Type checking

Since version 1.2 Cerny.js provides a mechanism to specify the signature of function. This improves code quality by having the signature documented. Additionally it opens up the possibility that during runtime the signature of a function being called is checked via Interception. This document shows us how to use this feature.

Specifying the signature of a function

To specify the signature of a function we must call the CERNY.signature function. The first argument must be the function on which the signature is specified. The second one is the type of the return value. Beginning with the third argument the types of the parameters are given. Let's have a look at the following example.

function parseIsoDate(isoDateString) { // Do what's necessary to parse the date out of isoDateString return parsedDate; } CERNY.signature(parseIsoDate, Date, "string");

This example defines a function parseIsoDate which takes one parameter of type string and returns a Date. The implementation of the function is left out, because it contributes nothing to the purpose of the example.

The type of a parameter or the return value can be either a function or a string. In case of a function the value is tested with instanceof against the type. If the type is specified as a string the list of meaningful values is: boolean, function, number, object, string, undefined, null or any. The last value any means that no type check will be performed, any value is permitted.

To make things more flexible any combination of types can be put in an array and be used as a compound type. In the next example a search function accepts either a primitive string or an object of type RegExp as its parameter and returns an Array.

CERNY.signature(someSearch, Array, ["string", RegExp]);

If a function might return null, it must be explicitly declared in the signature. If the author of parseIsoDate chooses to return null instead of throwing an exception (if the string cannot be parsed into a Date), he must declare the signature like this:

CERNY.signature(parseIsoDate, ["null", Date], "string");

If a function call has more arguments than parameters declared in the signature, all arguments that exceed the signature are checked against the type of the last parameter.

Activating type checking

Type checking is based on the interception mechanism. To activate it, we configure the Cerny.js library. In particular we must push the TypeChecker interceptor on the array of active interceptors. Here is the fragment of the cerny.conf.js.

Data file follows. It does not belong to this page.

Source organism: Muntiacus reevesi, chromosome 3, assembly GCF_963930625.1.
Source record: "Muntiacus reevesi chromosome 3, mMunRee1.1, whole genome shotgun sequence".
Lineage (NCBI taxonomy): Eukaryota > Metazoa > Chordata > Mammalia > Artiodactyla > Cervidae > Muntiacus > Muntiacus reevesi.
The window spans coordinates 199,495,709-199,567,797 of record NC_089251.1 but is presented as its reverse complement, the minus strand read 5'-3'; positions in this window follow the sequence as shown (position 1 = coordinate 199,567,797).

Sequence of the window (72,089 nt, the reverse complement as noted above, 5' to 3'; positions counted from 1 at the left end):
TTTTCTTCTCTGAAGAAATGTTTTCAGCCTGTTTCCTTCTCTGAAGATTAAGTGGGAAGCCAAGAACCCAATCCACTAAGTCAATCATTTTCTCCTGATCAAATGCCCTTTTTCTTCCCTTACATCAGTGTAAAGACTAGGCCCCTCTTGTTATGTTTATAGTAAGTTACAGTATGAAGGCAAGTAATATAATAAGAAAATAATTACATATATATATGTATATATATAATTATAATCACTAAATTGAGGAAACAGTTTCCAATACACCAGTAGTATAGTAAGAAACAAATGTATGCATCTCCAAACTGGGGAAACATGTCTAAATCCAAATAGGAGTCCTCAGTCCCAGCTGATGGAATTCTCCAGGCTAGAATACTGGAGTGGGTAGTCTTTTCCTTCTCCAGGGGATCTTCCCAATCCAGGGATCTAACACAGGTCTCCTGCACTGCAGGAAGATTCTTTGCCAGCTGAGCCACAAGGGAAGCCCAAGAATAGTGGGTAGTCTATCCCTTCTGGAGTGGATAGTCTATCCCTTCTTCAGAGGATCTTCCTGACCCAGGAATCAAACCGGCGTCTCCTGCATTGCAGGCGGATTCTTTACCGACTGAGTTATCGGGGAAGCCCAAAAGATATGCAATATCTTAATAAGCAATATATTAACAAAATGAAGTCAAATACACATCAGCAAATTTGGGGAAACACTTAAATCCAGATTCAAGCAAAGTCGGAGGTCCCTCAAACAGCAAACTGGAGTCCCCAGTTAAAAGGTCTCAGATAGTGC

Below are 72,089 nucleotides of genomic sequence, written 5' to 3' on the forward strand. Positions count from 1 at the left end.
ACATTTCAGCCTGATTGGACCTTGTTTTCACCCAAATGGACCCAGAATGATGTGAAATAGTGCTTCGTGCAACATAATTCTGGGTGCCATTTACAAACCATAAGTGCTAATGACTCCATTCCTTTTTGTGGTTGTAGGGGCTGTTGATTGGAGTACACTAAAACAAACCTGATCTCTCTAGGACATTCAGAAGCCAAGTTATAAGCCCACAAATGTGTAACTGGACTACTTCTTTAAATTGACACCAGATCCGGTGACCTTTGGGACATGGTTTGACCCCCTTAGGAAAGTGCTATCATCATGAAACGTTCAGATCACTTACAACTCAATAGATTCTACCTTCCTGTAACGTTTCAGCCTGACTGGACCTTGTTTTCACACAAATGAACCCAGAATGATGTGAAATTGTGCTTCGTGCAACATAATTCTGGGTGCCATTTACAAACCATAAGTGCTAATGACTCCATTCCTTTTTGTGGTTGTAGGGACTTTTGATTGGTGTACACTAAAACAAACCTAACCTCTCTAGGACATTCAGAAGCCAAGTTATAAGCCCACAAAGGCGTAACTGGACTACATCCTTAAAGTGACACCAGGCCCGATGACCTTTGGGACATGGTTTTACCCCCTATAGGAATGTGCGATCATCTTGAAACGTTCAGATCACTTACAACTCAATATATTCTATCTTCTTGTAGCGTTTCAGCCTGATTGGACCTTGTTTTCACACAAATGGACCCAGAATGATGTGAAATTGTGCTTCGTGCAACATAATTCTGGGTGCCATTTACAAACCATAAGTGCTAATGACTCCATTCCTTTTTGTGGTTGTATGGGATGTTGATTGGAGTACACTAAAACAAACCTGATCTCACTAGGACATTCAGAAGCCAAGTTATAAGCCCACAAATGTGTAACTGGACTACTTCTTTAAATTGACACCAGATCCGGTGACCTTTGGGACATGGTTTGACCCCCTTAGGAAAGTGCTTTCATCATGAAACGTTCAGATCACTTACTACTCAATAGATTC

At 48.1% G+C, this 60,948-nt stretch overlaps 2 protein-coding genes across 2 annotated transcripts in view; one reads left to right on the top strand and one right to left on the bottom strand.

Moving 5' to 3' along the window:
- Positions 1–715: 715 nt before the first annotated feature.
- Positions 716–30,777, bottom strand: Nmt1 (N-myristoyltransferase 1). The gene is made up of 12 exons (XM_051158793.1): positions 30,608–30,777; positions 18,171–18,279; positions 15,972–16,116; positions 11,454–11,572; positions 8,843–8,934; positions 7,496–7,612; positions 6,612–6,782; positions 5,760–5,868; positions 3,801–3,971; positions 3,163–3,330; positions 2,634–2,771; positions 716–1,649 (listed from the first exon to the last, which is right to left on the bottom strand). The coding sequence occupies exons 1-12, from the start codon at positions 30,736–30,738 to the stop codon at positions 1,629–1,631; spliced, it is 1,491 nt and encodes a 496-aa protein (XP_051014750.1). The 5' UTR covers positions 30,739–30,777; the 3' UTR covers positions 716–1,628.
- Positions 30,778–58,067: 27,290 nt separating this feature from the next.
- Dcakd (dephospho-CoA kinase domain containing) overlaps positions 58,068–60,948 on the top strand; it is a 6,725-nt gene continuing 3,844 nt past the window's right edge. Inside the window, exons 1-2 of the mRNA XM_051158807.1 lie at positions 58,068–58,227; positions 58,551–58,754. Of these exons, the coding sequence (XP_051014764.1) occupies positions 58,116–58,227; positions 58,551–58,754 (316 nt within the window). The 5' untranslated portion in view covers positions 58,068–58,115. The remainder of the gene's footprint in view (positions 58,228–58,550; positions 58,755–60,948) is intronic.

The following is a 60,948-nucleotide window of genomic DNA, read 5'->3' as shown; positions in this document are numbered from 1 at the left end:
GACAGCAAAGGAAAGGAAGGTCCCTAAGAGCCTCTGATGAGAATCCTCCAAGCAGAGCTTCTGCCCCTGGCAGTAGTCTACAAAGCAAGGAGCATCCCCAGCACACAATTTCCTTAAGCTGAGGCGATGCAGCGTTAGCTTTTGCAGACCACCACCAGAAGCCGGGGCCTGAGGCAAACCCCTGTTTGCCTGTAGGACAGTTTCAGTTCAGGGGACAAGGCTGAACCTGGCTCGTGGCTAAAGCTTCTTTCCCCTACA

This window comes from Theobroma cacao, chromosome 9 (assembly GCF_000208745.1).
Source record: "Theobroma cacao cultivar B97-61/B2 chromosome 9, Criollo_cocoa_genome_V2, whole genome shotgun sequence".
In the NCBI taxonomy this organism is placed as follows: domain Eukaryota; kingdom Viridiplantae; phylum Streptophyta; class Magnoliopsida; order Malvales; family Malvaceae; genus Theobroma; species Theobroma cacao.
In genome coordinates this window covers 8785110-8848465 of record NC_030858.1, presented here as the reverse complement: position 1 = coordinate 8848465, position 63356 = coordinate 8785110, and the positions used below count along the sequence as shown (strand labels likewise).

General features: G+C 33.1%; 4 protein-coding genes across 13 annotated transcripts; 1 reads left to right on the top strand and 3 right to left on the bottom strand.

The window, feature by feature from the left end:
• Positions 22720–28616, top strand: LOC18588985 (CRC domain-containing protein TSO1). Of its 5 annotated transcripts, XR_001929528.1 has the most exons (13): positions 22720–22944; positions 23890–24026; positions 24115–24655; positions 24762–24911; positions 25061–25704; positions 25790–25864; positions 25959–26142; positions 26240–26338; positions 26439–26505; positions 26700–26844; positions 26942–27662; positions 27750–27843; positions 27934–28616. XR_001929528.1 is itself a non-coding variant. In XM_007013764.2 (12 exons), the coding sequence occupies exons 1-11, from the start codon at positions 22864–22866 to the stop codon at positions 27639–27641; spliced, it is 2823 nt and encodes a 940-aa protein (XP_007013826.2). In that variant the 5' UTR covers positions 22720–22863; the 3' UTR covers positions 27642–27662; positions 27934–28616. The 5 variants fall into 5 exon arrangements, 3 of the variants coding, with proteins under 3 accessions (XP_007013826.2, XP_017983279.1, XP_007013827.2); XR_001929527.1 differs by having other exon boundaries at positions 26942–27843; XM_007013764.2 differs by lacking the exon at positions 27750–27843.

CERNY.configure = function() { var active = CERNY.Configuration.Interception.active; active.push(CERNY.Interceptors.LogIndenter); active.push(CERNY.Interceptors.TypeChecker); };

To make a method subject of interception, one must either use the CERNY.method function to attach the method to it's object or call CERNY.intercept on the object after all methods have been assigned. Only then, type checking will be performed.

Type errors are reported to the logger on the FATAL level. In order to see these messages, logging must be configured accordingly.

Once the TypeChecker is activated, the log level is set and our methods are subject to interception, the signature of function will be checked on calls and type errors will be reported. Here is a sample output:

1173824346796, FATAL: arg 0: Type error: Tue Mar 13 2007 23:19:06 GMT+0100 (object) should be of type string | NONE

When to use type checking

Type checking is a mechanism, that will simplify the development of JavaScript projects in large teams. It improves the communication between the author and the consumer of a function. With the help of the signature the consumer will receive additional information on how to use the function. The type checking put in place will inform the consumer early about errors he made in using the function. Type checking should always be activated during development and the team members will benefit from it. During production it can be deactivated.

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